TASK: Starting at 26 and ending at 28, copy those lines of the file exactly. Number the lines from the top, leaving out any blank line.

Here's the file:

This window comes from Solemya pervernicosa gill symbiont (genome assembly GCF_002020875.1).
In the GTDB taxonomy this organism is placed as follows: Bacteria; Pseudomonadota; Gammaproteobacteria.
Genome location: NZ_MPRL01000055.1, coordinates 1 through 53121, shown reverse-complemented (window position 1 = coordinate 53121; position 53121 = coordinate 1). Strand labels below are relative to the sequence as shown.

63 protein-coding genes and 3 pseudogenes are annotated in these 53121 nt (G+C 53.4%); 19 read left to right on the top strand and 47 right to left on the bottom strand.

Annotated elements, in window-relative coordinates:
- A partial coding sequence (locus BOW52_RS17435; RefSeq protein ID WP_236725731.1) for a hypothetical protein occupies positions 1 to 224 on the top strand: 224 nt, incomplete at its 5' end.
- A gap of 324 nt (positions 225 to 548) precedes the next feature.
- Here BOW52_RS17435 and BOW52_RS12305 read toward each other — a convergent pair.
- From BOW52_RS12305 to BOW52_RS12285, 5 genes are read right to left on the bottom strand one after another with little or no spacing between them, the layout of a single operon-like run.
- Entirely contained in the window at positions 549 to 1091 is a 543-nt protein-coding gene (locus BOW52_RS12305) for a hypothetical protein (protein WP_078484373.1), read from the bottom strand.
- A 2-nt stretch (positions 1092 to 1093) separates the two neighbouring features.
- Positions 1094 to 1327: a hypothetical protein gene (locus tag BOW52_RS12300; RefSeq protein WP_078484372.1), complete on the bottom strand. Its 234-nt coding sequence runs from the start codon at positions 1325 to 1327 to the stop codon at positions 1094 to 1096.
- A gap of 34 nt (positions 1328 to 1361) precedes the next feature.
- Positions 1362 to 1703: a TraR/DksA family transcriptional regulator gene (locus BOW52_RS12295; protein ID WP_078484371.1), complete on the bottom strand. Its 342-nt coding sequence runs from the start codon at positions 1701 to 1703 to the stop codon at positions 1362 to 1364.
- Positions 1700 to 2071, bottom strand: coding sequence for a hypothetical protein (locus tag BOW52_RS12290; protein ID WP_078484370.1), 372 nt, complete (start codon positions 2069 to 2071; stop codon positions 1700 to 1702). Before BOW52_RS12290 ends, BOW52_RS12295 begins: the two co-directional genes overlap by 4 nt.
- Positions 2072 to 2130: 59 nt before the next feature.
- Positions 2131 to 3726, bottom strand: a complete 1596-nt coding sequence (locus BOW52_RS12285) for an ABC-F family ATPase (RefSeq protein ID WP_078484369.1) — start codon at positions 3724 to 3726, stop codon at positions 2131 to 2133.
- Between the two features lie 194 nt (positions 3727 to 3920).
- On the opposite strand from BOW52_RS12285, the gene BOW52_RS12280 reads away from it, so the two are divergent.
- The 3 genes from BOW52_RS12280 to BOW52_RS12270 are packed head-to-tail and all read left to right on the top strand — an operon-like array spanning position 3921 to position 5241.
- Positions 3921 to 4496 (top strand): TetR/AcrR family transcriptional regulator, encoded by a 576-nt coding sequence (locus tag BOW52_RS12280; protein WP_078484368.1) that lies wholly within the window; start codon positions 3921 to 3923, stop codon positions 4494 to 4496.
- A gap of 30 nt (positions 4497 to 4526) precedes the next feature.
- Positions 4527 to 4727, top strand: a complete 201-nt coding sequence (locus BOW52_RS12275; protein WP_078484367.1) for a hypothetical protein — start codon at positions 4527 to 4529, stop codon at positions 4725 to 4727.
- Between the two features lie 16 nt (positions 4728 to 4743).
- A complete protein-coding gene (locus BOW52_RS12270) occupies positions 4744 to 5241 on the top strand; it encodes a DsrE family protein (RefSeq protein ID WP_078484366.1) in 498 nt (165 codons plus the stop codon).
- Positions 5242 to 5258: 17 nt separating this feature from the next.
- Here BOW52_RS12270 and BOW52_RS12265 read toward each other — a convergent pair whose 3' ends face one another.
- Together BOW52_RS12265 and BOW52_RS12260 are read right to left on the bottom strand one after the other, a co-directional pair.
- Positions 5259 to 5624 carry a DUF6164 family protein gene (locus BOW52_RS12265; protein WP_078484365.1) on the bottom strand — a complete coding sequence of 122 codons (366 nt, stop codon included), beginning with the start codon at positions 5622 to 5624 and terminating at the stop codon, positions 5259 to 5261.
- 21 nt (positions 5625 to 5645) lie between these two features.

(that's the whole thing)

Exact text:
- Positions 5242 to 5258: 17 nt separating this feature from the next.
- Here BOW52_RS12270 and BOW52_RS12265 read toward each other — a convergent pair whose 3' ends face one another.
- Together BOW52_RS12265 and BOW52_RS12260 are read right to left on the bottom strand one after the other, a co-directional pair.